However, that is just what Simon Heffer has written in the Telegraph. Dave fired the starting pistol 3 weeks ago in Woodstock and he may as well have been Woodstock from the Peanuts cartoons as far as Heffer is concerned. Comments such as:
"Word is coming back that the poster campaign of an airbrushed, tieless, presidential Mr Cameron has not been quite the success the party's advertising agency had imagined it would be."
"Such an attitude suggests that Mr Cameron is himself a safe pair of hands, but that is not the case, and that has been a small part of the reason for the change of climate. His blunder a fortnight ago over the taxation of married couples continues to resonate."
Strike at the leader himself. But he is announcing everything himself Health, Education, we'll half expect him to be marrying any heterosexual couples he can find personally next, before reaching for George's cheque book (while he still can) to give them their allowance as a gift on the big day.
But as the Telegraph points out the Labour coup showed one thing (eventually) strength in depth. It is also something that the Lib Dems have been good on in recent years it isn't all Nick but Vince is the most trusted Tresuary Spokesman on any front bench, Chris Huhne, Simon Hughes, Norman Baker, etc are all hitting back hardballs and there are many, many more. But as the article point out:
"Were a wave of adversity to crash against the bows of its own vessel, what use would some of the hands be who might come on deck? Strength in depth is not something the [Tory] party obviously has."
It then list them:
- George Osborne - scared of him putting a foot wrong his deputy Philip Hammond deals with more intelligent media and arguing the case.
- Philip Hammond - clever but no crowd-pleaser.
- William Hague - crowd please yes, but bored with the parts of his Foreign policy brief that doesn't include the USA.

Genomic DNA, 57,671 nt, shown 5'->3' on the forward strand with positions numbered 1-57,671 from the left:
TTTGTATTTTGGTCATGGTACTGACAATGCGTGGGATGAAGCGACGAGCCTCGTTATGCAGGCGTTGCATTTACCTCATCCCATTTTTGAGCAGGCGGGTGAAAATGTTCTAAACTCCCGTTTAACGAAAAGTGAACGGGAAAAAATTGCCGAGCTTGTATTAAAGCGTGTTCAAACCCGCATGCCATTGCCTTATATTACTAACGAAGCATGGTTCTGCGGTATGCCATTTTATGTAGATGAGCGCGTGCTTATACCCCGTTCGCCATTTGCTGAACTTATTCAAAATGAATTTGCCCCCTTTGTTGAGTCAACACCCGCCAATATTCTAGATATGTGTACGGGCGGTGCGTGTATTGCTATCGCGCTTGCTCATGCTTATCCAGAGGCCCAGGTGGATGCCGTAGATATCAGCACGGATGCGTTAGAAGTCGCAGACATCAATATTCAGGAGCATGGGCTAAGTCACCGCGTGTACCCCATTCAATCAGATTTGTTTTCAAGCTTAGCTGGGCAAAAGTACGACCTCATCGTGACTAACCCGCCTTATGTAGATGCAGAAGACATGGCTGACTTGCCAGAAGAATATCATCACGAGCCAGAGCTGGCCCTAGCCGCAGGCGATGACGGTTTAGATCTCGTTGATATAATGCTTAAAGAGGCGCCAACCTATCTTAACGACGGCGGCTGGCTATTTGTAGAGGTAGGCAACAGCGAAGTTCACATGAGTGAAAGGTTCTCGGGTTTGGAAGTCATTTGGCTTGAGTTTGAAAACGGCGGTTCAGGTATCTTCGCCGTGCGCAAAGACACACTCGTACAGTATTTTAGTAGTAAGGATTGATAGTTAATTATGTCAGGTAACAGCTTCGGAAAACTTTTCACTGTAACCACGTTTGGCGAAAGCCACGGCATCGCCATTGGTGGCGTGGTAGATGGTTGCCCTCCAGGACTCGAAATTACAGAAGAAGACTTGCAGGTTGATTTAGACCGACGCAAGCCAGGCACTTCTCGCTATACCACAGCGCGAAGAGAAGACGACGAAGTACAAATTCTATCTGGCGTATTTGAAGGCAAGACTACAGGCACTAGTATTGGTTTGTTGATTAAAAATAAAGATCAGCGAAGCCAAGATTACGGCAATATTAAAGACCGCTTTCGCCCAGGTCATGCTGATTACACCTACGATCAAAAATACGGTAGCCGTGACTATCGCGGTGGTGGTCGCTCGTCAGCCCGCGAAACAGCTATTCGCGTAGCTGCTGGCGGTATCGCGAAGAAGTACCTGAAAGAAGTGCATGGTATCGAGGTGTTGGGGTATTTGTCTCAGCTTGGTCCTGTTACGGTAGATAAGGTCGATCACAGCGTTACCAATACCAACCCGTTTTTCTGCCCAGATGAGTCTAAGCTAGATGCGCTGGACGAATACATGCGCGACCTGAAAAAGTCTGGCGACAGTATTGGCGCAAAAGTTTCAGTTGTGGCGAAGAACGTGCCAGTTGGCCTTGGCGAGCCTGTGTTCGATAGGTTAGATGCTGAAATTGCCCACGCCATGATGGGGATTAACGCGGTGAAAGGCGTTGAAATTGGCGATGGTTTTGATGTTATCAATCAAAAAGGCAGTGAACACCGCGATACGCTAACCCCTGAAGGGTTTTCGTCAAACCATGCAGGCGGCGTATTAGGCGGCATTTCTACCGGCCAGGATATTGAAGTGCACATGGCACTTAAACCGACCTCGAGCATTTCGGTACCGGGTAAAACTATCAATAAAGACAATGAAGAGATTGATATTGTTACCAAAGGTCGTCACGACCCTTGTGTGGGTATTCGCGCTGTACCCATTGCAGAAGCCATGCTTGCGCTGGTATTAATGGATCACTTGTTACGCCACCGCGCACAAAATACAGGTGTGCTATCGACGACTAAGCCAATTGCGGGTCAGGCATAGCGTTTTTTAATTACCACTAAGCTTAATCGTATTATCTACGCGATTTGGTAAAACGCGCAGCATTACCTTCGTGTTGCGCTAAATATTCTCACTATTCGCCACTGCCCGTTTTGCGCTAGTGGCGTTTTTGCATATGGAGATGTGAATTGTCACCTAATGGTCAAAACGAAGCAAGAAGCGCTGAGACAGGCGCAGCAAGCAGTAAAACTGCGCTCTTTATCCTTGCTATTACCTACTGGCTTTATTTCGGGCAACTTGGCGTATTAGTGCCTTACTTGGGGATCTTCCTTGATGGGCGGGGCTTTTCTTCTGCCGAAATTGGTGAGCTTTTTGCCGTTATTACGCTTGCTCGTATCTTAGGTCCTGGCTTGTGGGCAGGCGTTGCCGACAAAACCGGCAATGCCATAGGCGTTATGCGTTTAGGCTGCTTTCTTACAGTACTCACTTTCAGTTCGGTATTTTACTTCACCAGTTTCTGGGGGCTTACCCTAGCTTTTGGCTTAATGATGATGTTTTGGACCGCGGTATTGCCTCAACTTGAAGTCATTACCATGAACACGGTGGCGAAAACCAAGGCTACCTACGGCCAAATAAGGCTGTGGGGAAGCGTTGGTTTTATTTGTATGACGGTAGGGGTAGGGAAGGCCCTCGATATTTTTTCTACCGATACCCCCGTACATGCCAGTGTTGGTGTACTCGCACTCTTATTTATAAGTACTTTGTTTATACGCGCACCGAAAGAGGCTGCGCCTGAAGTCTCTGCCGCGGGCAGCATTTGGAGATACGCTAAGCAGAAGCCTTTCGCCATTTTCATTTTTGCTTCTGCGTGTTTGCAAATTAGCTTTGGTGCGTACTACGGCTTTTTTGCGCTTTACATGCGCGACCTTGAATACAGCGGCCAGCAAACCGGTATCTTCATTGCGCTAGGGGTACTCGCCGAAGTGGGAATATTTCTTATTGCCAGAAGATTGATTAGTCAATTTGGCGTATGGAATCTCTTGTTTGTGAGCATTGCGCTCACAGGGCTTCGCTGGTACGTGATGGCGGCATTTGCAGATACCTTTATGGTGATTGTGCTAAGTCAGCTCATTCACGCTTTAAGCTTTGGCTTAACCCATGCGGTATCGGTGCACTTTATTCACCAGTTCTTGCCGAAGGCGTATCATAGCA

- Michael Gove - a top flight performed but landed with the policies of elitism from Cameron that he must find hard to be sincere with.
- Ken Clarke - experienced but rarely hitting the airwaves for fear of raking the ghosts of Toryism past.
- Which woman will spark the imagination Theresa May? Caroline Spelman? Theresa Villiers?
"We know two things that he stands for, because his poster tells us. He stands for cutting the deficit; and for not cutting the NHS. Never mind that these two policies appear contradictory: the NHS accounts for about a seventh of total public spending, and therefore cutting the public sector without cutting that particular part is going to take a certain amount of prestidigitation.
"He has also let it be known that he stands for various things that either matter not a jot to many natural Conservative voters, or are way down their list of priorities, or to which they are viscerally opposed: such as spending large amounts of scarce public money on overseas aid, continuing to belong to the European Union, and regarding grammar schools as an embarrassment. None of this yet appears to be an election-winning cocktail."
So maybe I should stop calling the Telegraph the Torygraph. It appears that not even they are enamoured by the thought of Dave as Prime Minister. If even Lord Tebbit one of the most loyal of Thatcherites can say:
"I hate to say it, but only one party leader seems to have grasped that, if you construct a system where unskilled people are worse off by taking a job than by staying on welfare, they remain trapped in poverty - and that is Nick Clegg."
Things are not looking rosey for the